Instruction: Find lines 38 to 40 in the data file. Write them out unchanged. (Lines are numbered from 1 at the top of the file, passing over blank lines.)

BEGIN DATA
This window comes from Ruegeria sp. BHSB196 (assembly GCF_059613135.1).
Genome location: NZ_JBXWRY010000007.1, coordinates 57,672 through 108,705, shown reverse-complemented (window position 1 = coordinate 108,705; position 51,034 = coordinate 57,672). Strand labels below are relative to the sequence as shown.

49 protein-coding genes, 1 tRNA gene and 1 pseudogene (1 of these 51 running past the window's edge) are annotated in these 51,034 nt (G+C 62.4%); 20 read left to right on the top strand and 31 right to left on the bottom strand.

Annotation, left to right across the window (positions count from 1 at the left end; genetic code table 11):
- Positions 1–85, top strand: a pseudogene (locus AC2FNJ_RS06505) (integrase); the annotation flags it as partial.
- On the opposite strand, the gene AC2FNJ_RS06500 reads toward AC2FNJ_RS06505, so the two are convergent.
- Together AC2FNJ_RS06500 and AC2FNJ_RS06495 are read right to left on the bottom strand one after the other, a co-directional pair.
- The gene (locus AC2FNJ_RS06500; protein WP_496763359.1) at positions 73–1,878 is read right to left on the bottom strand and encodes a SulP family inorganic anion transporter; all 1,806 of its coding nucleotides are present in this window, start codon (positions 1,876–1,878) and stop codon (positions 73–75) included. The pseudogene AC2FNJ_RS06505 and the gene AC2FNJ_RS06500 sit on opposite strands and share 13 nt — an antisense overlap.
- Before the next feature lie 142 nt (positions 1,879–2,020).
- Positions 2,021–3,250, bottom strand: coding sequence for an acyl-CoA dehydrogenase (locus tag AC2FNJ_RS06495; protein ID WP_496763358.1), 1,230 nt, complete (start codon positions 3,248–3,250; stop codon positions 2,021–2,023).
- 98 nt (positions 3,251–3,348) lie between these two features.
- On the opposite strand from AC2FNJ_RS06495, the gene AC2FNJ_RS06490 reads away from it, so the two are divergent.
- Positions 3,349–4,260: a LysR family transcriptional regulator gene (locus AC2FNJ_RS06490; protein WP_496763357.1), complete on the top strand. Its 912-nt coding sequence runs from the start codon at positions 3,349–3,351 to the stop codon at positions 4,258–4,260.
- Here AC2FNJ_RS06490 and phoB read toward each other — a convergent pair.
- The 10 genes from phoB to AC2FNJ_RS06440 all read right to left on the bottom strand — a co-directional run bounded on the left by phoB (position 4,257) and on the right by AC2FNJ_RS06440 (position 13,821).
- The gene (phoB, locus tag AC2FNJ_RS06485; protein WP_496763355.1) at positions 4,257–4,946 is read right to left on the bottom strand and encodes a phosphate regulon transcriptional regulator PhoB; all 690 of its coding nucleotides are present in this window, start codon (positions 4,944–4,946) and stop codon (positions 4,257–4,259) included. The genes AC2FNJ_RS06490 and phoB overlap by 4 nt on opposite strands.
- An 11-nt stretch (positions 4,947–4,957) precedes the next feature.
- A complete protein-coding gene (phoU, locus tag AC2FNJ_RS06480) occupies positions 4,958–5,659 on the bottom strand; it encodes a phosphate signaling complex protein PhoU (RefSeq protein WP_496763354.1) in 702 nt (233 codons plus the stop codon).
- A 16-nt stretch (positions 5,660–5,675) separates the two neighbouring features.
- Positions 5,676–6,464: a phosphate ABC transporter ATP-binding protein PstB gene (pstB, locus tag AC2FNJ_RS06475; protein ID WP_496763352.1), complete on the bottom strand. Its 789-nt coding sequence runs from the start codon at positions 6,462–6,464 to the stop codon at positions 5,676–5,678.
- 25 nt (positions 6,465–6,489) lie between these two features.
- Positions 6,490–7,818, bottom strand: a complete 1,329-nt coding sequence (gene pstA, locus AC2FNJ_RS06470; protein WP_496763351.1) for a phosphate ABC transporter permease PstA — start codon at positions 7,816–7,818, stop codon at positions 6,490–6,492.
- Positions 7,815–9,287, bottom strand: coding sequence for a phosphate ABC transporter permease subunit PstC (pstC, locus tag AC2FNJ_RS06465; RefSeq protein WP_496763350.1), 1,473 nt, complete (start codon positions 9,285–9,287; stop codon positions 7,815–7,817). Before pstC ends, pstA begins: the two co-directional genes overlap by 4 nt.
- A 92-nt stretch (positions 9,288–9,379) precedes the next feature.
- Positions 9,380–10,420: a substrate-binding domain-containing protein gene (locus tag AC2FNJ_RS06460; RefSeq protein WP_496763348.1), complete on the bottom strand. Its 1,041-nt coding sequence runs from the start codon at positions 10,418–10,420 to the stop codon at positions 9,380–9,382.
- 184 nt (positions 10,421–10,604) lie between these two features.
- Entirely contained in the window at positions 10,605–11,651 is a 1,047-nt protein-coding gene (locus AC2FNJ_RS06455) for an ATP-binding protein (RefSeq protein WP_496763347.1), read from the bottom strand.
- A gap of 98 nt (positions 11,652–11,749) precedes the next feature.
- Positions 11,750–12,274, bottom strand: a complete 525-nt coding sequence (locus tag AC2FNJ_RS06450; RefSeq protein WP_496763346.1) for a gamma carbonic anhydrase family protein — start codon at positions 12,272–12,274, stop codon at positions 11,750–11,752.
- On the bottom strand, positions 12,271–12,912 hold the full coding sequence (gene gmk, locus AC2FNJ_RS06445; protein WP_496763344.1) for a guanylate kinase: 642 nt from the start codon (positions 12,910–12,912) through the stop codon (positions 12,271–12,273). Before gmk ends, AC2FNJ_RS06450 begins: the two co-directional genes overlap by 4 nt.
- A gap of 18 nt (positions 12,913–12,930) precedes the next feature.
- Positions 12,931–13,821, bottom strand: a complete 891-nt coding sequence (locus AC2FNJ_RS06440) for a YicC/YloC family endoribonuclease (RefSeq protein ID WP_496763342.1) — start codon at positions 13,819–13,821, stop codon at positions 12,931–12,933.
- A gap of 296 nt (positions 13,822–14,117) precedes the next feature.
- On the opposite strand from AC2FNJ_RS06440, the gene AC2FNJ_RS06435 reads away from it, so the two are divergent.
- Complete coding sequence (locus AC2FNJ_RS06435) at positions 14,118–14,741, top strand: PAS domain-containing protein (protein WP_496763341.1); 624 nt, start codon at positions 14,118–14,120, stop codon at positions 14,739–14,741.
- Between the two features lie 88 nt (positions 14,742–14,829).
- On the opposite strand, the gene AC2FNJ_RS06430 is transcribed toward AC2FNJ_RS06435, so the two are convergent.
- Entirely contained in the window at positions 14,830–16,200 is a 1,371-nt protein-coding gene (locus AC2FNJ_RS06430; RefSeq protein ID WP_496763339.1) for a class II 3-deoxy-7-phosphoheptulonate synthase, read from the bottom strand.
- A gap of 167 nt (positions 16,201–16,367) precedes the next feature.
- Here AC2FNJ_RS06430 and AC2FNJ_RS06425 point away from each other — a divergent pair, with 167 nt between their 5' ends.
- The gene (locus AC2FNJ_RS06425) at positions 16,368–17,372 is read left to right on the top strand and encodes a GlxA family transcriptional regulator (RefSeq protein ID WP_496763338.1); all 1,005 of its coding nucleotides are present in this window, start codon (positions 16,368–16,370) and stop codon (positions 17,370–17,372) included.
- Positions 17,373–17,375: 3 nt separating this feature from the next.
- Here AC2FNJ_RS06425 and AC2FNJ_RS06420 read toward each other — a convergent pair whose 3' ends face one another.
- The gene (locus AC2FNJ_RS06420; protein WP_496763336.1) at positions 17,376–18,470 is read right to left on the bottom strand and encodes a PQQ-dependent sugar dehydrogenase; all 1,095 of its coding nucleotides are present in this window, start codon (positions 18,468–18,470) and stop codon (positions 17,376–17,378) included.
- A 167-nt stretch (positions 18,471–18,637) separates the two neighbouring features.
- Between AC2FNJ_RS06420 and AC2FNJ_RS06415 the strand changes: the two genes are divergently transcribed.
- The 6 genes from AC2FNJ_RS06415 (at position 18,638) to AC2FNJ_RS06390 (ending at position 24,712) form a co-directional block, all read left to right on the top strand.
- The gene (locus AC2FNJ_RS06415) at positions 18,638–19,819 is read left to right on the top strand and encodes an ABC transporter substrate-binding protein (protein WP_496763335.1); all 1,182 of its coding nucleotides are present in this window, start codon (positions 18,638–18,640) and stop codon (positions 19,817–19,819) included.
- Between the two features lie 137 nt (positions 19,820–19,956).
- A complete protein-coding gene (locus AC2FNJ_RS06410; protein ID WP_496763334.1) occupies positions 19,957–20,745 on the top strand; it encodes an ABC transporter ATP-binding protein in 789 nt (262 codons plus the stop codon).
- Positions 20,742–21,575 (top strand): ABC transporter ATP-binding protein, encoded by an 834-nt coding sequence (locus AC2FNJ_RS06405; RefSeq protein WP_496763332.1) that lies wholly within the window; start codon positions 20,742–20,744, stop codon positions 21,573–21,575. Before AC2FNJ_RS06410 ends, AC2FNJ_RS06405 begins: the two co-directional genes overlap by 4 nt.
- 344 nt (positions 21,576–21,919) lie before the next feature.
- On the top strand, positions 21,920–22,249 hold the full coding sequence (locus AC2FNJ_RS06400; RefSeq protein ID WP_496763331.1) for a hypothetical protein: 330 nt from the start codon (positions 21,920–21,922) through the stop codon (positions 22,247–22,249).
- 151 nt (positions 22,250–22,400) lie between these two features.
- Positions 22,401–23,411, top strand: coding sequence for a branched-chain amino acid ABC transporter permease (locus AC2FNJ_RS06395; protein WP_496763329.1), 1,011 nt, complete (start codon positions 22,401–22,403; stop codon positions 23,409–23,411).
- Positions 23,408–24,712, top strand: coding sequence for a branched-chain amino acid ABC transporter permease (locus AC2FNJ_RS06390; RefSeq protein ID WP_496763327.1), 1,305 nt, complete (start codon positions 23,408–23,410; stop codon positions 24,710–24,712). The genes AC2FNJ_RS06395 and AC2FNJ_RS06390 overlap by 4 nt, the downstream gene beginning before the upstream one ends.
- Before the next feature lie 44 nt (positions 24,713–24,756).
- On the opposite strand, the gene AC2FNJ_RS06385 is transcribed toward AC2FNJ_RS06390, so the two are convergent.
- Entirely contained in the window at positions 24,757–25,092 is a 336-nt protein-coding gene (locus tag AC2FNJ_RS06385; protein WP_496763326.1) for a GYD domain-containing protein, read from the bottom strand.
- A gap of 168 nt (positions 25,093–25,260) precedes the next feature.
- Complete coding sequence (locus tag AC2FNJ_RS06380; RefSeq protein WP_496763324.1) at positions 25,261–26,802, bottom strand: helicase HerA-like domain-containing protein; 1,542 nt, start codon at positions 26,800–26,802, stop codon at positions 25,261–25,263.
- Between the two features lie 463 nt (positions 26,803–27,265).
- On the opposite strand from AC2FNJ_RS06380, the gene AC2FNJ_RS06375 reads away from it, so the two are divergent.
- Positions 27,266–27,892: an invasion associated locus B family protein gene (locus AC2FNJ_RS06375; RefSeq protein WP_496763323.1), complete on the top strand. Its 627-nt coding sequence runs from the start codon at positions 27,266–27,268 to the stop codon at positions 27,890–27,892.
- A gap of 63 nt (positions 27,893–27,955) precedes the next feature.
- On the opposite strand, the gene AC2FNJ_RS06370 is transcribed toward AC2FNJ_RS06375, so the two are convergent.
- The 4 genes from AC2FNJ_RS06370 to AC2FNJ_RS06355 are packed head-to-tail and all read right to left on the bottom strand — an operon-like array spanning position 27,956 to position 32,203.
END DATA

- Entirely contained in the window at positions 14,830–16,200 is a 1,371-nt protein-coding gene (locus AC2FNJ_RS06430; RefSeq protein ID WP_496763339.1) for a class II 3-deoxy-7-phosphoheptulonate synthase, read from the bottom strand.
- A gap of 167 nt (positions 16,201–16,367) precedes the next feature.
- Here AC2FNJ_RS06430 and AC2FNJ_RS06425 point away from each other — a divergent pair, with 167 nt between their 5' ends.